The Italian Wine You Should Be Drinking With Prosciutto

Everyone knows the beloved Italian sparkling wine Prosecco, and while its place at cocktail hours and dinner tables isn't in question, it's time to make room for another sparkling Italian wine of a darker hue — Lambrusco. reports that Lambrusco is a sparkling red wine that is most frequently made in the Northern Italian region of Emilia-Romagna. According to Delish, some historians believe that the Lambrusco grape was one of the first used to make wine in Italy, and it remains the country's most exported wine. The wine is made using varieties of a grape that goes by the same name. While almost always a sparkling wine, its flavor ranges from highly dry to highly sweet and is sometimes served as a rosè. Usual Wines says that even though it is a popular wine, many first encounter it in its hyper-sweet form and are unaware of the variety within the classification. We recommend Lambrusco as a great wine to serve or give as a gift around the holidays, thanks to its versatility. It can be a dry, earthy palette cleanser with dinner or a cranberry-tinged digestive to settle in with. Its sparkling nature also makes it a great option to add to cocktails.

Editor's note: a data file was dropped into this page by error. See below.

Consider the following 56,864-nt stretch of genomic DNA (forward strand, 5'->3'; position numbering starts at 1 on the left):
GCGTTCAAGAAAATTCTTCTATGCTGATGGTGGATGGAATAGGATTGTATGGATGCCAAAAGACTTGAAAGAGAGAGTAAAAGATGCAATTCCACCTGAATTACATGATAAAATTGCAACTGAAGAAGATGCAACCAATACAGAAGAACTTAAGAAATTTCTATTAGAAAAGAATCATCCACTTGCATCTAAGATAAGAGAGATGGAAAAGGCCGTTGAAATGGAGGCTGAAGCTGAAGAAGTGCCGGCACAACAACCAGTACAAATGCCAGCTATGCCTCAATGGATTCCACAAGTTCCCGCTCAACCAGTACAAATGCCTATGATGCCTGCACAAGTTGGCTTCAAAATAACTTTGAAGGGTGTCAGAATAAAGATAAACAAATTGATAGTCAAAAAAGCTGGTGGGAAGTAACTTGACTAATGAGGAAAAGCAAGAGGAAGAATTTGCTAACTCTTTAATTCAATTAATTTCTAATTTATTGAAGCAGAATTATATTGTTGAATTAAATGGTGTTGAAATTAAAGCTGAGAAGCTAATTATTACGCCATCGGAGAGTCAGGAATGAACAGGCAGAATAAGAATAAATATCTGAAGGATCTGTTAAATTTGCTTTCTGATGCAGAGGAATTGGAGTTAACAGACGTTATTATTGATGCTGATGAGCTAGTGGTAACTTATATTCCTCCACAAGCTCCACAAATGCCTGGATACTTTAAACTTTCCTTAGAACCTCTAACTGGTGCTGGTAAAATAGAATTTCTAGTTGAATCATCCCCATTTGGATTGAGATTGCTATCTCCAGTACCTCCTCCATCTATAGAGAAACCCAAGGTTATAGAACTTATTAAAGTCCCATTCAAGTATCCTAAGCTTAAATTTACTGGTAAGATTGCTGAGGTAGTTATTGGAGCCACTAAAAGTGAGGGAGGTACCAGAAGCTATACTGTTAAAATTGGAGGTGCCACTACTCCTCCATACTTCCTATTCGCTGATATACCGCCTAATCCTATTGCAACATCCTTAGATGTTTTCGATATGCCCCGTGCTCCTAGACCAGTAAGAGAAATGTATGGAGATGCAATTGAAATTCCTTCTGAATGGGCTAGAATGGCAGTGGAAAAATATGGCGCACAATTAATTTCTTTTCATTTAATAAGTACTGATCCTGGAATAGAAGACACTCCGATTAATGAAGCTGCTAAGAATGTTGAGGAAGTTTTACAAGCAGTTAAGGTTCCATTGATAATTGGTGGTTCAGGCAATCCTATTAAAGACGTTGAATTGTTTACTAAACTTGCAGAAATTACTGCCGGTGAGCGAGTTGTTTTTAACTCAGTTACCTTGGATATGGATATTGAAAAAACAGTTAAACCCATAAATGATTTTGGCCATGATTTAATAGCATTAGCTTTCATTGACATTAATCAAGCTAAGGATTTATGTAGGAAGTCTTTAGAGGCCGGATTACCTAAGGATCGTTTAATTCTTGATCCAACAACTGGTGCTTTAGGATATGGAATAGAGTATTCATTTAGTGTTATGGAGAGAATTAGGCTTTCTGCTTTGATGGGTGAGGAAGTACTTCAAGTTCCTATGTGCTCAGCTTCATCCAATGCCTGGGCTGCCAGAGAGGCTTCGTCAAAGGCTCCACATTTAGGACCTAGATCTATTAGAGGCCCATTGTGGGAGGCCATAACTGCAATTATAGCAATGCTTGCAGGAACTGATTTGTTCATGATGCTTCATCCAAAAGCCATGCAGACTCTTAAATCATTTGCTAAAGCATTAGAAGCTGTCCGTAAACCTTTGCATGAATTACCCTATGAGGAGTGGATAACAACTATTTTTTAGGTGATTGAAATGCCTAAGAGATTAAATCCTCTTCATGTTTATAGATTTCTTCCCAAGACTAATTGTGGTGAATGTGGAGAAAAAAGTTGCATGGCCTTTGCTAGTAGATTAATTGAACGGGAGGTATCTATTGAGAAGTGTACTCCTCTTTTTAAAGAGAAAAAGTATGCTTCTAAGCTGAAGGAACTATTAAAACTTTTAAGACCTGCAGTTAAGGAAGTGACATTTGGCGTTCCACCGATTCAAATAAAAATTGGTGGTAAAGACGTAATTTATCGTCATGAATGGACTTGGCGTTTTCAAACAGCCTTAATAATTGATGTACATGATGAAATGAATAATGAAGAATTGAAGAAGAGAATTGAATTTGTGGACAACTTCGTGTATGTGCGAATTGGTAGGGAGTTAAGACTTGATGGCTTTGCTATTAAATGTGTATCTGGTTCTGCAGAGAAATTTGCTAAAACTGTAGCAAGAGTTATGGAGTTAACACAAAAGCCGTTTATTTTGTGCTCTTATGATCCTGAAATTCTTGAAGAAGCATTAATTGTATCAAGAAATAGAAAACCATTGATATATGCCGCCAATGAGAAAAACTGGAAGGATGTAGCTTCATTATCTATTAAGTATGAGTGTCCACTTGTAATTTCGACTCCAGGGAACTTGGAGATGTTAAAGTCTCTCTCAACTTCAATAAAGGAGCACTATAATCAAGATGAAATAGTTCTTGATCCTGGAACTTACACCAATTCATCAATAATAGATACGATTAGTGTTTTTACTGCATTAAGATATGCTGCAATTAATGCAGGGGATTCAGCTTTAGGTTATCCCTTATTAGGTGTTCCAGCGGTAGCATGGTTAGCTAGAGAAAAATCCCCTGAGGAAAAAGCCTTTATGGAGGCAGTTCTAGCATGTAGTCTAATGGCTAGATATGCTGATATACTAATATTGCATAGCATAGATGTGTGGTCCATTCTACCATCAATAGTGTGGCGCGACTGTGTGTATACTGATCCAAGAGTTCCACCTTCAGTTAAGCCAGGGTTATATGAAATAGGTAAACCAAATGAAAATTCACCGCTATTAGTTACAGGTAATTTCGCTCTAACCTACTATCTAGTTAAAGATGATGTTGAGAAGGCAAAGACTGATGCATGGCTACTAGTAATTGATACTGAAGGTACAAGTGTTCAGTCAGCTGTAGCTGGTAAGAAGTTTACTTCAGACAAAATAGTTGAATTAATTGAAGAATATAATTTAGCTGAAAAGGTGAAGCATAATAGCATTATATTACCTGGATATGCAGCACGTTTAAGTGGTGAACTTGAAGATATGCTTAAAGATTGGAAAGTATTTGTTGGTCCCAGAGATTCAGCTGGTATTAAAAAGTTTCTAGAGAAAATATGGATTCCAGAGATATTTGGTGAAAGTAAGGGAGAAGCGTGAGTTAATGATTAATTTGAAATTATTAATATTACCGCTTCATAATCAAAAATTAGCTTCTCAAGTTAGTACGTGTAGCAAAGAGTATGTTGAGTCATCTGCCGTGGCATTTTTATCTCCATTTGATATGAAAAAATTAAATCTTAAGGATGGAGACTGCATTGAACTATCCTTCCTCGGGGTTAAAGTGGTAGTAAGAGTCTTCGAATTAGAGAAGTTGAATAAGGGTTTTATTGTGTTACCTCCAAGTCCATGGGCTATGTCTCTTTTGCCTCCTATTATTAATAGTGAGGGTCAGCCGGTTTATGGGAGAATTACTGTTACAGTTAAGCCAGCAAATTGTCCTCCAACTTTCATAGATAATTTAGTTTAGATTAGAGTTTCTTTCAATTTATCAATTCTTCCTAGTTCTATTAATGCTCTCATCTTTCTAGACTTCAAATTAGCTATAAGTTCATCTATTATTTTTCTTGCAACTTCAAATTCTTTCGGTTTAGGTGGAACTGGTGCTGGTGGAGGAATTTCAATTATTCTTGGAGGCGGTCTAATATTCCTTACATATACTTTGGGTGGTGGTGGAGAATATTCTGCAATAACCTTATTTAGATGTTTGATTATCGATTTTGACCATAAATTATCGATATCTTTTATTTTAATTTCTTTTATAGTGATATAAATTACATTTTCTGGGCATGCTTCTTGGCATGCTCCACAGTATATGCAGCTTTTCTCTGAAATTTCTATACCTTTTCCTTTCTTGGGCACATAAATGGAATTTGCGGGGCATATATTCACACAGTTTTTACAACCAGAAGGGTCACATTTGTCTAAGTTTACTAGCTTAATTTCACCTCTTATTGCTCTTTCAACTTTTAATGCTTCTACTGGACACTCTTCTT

Lambrusco helps cut prosciuttos fattiness

When oenophiles get together to talk about wine, they will often bring up the terroir of a wine (via Wine Folly). This is usually meant to refer to a wine's characteristics that are unique to where the grapes were grown. You can think of it as a wine's regional qualities. Lambrusco just so happens to be the perfect pairing with a beloved food from the same region — prosciutto di parma. According to Wine Enthusiast, the subtle tannins of a good Lambrusco help to cut the "King of Hams'" strips of mouth-watering fat (via Eataly). It also helps offset the saltier, leaner flavor for which this particular prosciutto is best known.

Because prosciutto is an air-cured ham, it has a terroir of its own. Wine and Dine Passport notes that the weather in different towns and regions can affect the flavor of the ham. While these qualities aren't obvious to the average consumer, it is pronounced enough that prosciutto di Parma has its own designation to separate it from its most popular rival, prosciutto di San Daniele. Eataly points out that Lambrusco may be best for prosciutto di Parma, but there might be better options for those produced in San Daniele in the high alps or even from nearby Modena.